Mon | Jan 22, 2018

Humanities in the contemporary world

Published:Sunday | January 7, 2018 | 12:00 AMWaibinte Wariboko
Professor Waibinte Wariboko, (left) in conversation with lecturers in the Department of Literatures in English, Rachel Moseley-Wood (second left), Connor Ryan (fourth from left), and Michelle Serieux, the department's Filmmaker in Residence for 2018. The occasion was the opening of the Africa World Documentary Film Festival on November 16, 2017 at the UWI, Mona

In varying degrees, many of the contemporary socioeconomic and political problems of post-colonial societies in the 21st century are still traceable directly to their colonial past and their current disadvantageous locations.

This system has, over the centuries, with very little modifications, promoted and sustained the exploitative forms of economic relationships between the erstwhile colonial societies and the industrialised (or post-industrialised) societies within the global capitalist system.

Postcolonial studies in humanities education and the social sciences have shed useful light on the contradictions inherent in the existing international division of labour and their implications for the practice of freedom and cultural and socioeconomic development in postcolonial societies. We need more critical and relevant humanities education and the social sciences, not less, to also more fully understand the gaping technological divide between the rich and poor countries of the world that has worked to widen and nourish the existing international division of labour in the 21st century.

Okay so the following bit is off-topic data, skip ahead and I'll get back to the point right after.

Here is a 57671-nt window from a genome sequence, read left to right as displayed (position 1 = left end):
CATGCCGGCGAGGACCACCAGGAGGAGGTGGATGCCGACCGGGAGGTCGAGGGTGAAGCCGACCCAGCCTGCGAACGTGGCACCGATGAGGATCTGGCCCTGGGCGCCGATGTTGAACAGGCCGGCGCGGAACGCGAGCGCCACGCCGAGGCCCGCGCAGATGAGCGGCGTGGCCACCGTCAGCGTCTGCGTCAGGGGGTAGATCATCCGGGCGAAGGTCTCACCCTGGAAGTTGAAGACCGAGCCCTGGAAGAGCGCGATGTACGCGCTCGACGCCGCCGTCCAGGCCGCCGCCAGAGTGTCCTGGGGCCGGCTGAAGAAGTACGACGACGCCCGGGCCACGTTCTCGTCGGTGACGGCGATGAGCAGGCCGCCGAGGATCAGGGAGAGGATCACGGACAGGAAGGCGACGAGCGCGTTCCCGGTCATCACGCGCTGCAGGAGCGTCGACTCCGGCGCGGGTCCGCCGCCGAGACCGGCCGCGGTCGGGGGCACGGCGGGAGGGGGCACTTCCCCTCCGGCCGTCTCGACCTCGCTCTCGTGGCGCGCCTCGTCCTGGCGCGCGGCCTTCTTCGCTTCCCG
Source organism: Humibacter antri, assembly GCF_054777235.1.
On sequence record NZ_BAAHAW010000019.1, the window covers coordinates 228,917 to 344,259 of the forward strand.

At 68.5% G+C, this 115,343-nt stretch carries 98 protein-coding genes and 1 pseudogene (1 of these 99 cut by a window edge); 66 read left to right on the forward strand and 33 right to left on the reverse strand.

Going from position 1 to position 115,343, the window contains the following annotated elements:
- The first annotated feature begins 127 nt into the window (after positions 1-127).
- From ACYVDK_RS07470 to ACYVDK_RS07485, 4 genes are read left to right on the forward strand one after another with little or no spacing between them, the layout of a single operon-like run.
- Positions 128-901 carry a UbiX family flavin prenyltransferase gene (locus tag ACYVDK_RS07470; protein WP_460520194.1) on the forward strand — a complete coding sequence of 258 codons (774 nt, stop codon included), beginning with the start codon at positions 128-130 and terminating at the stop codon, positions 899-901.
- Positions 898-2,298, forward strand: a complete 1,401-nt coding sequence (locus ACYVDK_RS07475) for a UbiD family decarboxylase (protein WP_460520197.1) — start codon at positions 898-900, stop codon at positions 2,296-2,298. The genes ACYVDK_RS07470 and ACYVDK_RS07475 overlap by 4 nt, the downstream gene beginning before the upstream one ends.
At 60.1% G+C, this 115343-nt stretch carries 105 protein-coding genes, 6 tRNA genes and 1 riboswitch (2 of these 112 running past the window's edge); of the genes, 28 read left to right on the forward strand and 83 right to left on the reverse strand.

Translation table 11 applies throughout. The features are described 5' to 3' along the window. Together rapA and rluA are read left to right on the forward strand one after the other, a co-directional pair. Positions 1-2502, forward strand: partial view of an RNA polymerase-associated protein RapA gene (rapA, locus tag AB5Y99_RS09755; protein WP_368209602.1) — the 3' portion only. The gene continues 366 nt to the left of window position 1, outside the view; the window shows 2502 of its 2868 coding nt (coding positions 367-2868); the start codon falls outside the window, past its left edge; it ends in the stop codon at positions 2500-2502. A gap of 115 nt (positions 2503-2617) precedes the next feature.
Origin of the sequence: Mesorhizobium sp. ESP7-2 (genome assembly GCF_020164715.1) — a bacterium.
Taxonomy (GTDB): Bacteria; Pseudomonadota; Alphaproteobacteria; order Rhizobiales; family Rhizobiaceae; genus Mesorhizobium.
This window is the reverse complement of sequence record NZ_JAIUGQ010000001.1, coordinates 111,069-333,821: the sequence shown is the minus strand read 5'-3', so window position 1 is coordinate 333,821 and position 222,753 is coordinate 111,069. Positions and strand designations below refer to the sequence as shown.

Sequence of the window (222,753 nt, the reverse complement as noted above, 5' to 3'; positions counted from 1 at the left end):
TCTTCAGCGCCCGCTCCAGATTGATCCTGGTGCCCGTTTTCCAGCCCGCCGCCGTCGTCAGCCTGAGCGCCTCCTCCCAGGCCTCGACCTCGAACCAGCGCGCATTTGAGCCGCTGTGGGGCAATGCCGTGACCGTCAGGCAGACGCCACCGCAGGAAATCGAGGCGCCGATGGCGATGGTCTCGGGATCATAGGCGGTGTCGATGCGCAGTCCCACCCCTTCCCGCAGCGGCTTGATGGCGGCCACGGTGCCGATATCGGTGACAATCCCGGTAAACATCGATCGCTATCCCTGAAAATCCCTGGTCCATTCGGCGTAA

As the effects of globalisation and information communication technologies rapidly reshape our international horizons and perceptions, there is now the tendency among some people to see the impoverished erstwhile colonial societies as merely the underdeveloped (or, better yet, developing) segments or regions of the international economy.

The reasoning is that if we are all now members of one globalised community, the problems of impoverished, erstwhile colonial societies cannot be much different from any of the backward areas, or regions, of the industrialised (or post-industrialised) societies




An idea has emerged on the basis of this reasoning, which is flawed, that "foreign investors" are as good a means for achieving the much-needed and desired technological breakthrough as "indigenous investors," especially when the latter are perceptibly inadequate. There are two related flawed ideas that are directly traceable to the idea above. Although this view is increasingly losing its potency, there are those who still see "foreign investors" as innocent and willing agents for the transfer of technology.

Secondly, these erstwhile colonial countries have also been told that because of the existence of more competitive technologies, they need not go through the same difficult and tortuous paths that the industrialised societies have been through to achieve their own technological breakthroughs. They are, simply put, being told not to reinvent the wheel, but to utilise the accumulated experiences and technologies of industrialised societies via the "foreign investor" for their own socioeconomic development.

This type of thinking and the type of education that promotes this type of thinking are counterproductive to the practice of freedom and socioeconomic development in post-colonial societies.

In some of the worst instances, this view about development has led to a passive state whereby the peoples and governments of developing countries had assumed that as long as "foreign investors" remained engaged, technology would develop through a transfer process. Many textbooks describe this process as "industrialisation by invitation".